CPM Internet Advertising

CPM, CPC, CPL, CPA: Which Online Ad Models are Best?!

featured imageAs a publisher, you may either be:

In either case, it’s important to understand how different online ad models—CPM, CPC, CPL, and CPA—can impact what you offer to advertisers, the revenue you can expect to generate, and the risk you take on.

What it is

This is also known as “cost per mille.” As a publisher, you charge a flat rate for one thousand displays, or impressions, of an advertisement to your audience. About 33% of internet ad revenues in 2013 were priced using CPM (up from 32% the previous year.)

Different ad sales management systems can help publishers track when an ad has reached one thousand impressions. A variation to this approach is setting a flat rate for an advertisement to appear for a specified time period on a website page or section.

Advantages to publishers

  • CPM revenue can be more predictable since publishers likely know their average page views in a given month.
  • CPM—more than CPC, CPA, and CPL—lets advertisers reach a large number of people. Advertisers interested in brand awareness over the immediate sale may prefer publications that offer this model.
  • CPM puts lower requirements on your publication. As long as you display advertisements to your audience, you are completing your part of the relationship.

Disadvantages to publishers

  • Publishers may need to offer rich media advertisements, such as interactive games, videos, and pop-outs, to help advertisers get value from impressions.
  • Publishers need to demonstrate that their website traffic offers value since there may not be a direct connection between the advertisement and the return on investment.

Should you use it?

If your publication offers a highly-engaged audience with high-volume traffic and if your advertisers are more interested in brand exposure than making the immediate sale, CPM may be right for your publication.

CPC is one of several performance-based online ad models. Someone on your website clicks an advertisement, and you, as the publisher, are compensated for that action. Ad sales software can help control for accidental clicks and abuse.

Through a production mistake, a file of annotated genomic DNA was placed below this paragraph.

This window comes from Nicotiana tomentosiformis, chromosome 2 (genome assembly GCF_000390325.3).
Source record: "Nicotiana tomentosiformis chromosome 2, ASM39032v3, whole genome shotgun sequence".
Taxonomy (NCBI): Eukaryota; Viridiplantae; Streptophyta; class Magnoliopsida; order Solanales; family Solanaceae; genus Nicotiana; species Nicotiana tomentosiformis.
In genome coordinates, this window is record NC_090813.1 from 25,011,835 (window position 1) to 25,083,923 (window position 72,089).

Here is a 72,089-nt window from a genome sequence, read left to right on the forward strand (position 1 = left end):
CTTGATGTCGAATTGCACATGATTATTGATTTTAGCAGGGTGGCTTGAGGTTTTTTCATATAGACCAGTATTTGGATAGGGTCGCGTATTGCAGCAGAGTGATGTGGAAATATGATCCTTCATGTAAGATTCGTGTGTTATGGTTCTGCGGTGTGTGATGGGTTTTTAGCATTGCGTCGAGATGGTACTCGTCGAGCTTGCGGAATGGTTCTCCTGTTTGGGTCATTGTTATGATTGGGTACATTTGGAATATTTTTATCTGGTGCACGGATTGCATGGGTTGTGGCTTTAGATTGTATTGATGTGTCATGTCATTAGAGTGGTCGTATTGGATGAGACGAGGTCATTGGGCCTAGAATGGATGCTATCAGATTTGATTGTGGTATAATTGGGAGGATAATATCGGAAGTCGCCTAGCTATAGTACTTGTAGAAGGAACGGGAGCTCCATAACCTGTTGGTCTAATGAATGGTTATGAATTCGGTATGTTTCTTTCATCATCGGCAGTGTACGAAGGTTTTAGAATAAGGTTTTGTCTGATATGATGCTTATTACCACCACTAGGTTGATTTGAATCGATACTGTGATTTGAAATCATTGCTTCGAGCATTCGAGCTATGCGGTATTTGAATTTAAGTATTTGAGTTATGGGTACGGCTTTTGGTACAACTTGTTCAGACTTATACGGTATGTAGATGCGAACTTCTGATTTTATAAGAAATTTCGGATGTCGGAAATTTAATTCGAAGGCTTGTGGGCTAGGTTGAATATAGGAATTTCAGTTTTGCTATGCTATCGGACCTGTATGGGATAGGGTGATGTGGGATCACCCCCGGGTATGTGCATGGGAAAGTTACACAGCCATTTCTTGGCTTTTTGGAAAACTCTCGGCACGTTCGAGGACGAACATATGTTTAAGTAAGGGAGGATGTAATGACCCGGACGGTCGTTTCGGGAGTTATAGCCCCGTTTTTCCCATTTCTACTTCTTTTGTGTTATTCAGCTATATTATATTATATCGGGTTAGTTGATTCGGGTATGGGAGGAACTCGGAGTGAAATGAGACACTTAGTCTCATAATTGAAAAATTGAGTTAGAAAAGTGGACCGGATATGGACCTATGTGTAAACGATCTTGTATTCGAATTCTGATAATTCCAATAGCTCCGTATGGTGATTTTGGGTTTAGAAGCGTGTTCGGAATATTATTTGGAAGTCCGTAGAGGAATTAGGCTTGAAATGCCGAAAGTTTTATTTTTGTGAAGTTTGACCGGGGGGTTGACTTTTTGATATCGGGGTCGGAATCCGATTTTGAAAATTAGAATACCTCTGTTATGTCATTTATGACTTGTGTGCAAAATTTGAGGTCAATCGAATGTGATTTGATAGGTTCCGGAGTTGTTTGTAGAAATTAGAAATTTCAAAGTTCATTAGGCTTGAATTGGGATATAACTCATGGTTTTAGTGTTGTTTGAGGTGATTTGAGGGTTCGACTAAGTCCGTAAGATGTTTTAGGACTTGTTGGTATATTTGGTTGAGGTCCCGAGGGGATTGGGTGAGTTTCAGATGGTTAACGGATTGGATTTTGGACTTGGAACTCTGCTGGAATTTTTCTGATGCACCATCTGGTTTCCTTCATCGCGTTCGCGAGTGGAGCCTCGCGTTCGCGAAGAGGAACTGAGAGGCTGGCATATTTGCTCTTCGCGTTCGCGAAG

• You may be able to draw more advertisers with CPC than CPM because the return on investment is more measurable (for more details, see our recent post, “5 Possible Reasons You’re Not Selling Ads.”)
  • Publishers can collect more data with CPC to use in selling ads. For example, you can track average click-through rates (the number of times ads are clicked divided by the total impressions) to set your advertiser’s expectations.
  • CPC revenue is less predictable than CPM because you can’t be certain how many people will actually click.
  • Clicking advertisements may take visitors away from your website. This is particularly a concern on mobile devices, where changing sites may be more distracting to visitors.

You can think of CPM, CPC, and CPL / CPA as a range, increasing the requirements for what a publisher must deliver to earn revenue.

With cost per lead, advertisers compensate you when someone views an ad on your site, clicks that ad, and then takes a further action to become a qualified lead for a sale. This might mean signing up for an e-newsletter, reward programs, or free website membership.

Cost per acquisition is similar but has an even higher bar. Publishers only receive payment for completed sales (i.e. the e-newsletter subscriber goes on to purchase services from the advertiser.)

  • The very-limited risk that advertisers face can make CPL and CPA easier for publishers to sell than CPM and CPC.
  • Creating an effective CPL or CPA program requires an investment of time and resources from both advertisers and publishers. This can keep advertisers tied to an ad sales program longer.
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